Our other initial pilot group is Deborah Frost’s 1st period 9th Literature/Composition class. The majority of the class, boys, chose to read Monster by Walter Dean Myers; the remainder of the class, girls, selected The Secret Life of Bees. Since many of the students in the class are self-described reluctant readers, we”ll be surveying them regularly about their reading experiences on the Nooks to see if the medium of reading has any impact on their feelings about reading. The students are excited (as are we!) to be the first pilot group; I hope to provide some updates in April when they finish their unit of study.
Questions via Email and the Blog
First I want to apologize if you have emailed me in the last month, and I have not answered your email individually. For the last year or so, I have tried very hard to answer each inquiry individually and in a timely manner. However, the number of inquiries has come to a tipping point, and I’m just not able to continue answering inquiries personally at this time. I’m hopeful that either this blog, my Kindle LibGuide, my Nook LibGuide, or my recent chapter in No Shelf Required II edited by Sue Polanka, will give you the answers you’re seeking; you might also want to follow my Scoop.it magazine on eBooks and eReaders.
I’ve received several emails as of late about how we are circulating the eBooks via our OPAC and tracking what students read. At this time, there is no way to do either–neither Kindle eBooks on a Kindle device nor a Nook book via a Nook device. I do not assign MARC records to the eBooks for Kindle or Nook although I do catalog the devices; as I’ve written before, I don’t catalog the Kindle or Nook eBooks individually because 1. you can’t really “circulate” them via your OPAC and 2. I don’t assign them to the devices in the MARC record because media specialists in my district do not have rights to edit existing MARC records. If you need to track that kind of data or circulate eBooks electronically, then you will need to look at an eBook platform like Follett eBooks or Overdrive that is designed to function in those ways.
We’ll now provide students post-reading surveys about the Nook reading experience to determine if they are a good fit for our students; I’ll also be working with Ms. Frost to get her feedback as a classroom teacher. While I’m still looking for an eBook platform whose licensing agreements are acceptable for my library and learning environment, especially as our district is now ready to implement a bring your own device policy for 2012-2013, I still think there is a place for circulating the devices themselves since so many don’t have one of their own. I look forward to giving you a new update in a few weeks as I document our journey of learning and exploration of eBook and eReader experiences and options.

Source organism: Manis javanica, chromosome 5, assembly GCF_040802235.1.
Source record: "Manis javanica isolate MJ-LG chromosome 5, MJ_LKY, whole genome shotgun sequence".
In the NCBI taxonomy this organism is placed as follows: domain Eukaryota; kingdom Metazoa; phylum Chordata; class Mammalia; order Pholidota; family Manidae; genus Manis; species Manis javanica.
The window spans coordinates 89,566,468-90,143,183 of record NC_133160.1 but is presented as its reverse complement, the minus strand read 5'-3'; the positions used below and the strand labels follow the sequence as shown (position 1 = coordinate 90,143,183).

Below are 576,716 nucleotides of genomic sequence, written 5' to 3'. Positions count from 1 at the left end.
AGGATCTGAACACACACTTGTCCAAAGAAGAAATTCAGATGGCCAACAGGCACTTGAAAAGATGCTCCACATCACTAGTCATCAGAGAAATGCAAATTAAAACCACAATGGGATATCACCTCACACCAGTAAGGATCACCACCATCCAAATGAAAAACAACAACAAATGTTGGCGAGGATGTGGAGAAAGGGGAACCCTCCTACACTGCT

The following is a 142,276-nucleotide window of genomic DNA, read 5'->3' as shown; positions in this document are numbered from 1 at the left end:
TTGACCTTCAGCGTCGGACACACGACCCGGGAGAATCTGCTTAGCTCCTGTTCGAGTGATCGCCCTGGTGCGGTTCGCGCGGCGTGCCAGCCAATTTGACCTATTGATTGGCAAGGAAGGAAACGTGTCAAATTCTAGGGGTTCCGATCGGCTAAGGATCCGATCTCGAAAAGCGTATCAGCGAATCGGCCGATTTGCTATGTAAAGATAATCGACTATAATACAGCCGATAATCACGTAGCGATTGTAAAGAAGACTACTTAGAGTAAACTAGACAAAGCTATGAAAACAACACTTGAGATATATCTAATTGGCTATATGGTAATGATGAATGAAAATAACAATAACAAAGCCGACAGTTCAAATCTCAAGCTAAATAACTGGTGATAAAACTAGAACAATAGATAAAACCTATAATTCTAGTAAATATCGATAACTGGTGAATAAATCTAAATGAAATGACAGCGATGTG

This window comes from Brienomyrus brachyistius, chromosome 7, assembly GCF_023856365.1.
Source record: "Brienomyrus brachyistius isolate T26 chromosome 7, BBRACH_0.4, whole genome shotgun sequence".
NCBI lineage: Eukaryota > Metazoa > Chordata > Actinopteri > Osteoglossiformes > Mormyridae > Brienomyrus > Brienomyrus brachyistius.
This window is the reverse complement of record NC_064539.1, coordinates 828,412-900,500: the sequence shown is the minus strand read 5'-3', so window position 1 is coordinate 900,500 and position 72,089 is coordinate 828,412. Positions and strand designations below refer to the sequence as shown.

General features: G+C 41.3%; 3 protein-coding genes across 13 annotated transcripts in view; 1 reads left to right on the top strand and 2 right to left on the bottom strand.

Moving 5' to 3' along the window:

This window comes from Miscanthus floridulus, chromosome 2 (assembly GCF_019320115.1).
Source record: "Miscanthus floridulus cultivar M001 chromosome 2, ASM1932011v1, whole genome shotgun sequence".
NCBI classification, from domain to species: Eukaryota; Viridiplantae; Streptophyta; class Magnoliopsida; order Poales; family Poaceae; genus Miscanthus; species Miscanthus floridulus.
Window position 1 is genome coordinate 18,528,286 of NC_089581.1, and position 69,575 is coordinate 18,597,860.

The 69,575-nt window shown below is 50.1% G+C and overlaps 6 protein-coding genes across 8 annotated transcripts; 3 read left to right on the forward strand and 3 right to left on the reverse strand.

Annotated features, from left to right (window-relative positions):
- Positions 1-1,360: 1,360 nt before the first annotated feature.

I’m happy to share that Sue Polanka’s No Shelf Required II is now available for purchase as a print book or ebook. I’m also honored to be a contributor to this book, especially in light of the long list of distinguished colleagues across all areas of librarianship who contributed chapters to this insightful volume.
From the ALA bookstore, here is a book overview and table of contents:
With their explosive sales and widespread availability over the past few years, e-books have definitively proven that they’re here to stay. In this sequel to her best-selling book of the same title, expert Polanka dives even deeper into the world of digital distribution. Contributors from across the e-book world offer their perspectives on what’s happening now and what to expect in the coming months and years. Included in this invaluable resource are
- Guidelines for performing traditional library processes such as cataloging, weeding, archiving, and managing e-book accessibility for patrons with special needs
- Explorations of topics such as the e-book digital divide and open-access publishing
- Case studies from an array of academic, public, and school libraries, offering firsthand accounts of what works, what doesn’t, and why
- Discussions of the emerging model of the electronic-only library and the rich possibilities of enhanced e-books
All librarians will want to familiarize themselves with the wealth of advice in this volume on best practices for use and management of e-books.
Table of Contents/Contributors
Table of Contents
1 Going Digital but Not Bookless
Physical, Digital Library Spaces
2 Do E-books Bridge the Digital Divide?
Sarah E. Twill
3 Accessibility Issues in E-books and E-book Readers
4 Making Sense of Change
E-books, Access, and the Academic Library
Lisa Carlucci Thomas
5 E-book Preservation
Business and Content Challenges
6 Weeding E-books
7 What Is RDA, and Why Should E-book Managers Care?
8 Enhanced E-books
How Books Are Coming Alive in the Digital Environment
Sylvia K. Miller
9 E-book Sea Change in Public Libraries
Lending, Devices, Training, and Budgets
Michael Porter, Matt Weaver, and Bobbi Newman
Reactions to Limits on E-book Access
10 Libraries as Zones for Content Creation
Indie Publishing, and Print on Demand
Thomas A. Peters
11 Getting Control, Staying Relevant
How Libraries Can Push the E-book Envelope to Their Advantage
12 The iPad Loaner Program at Oberlin College Library
Jessica Grim and Allison Gallaher
13 Leading and Learning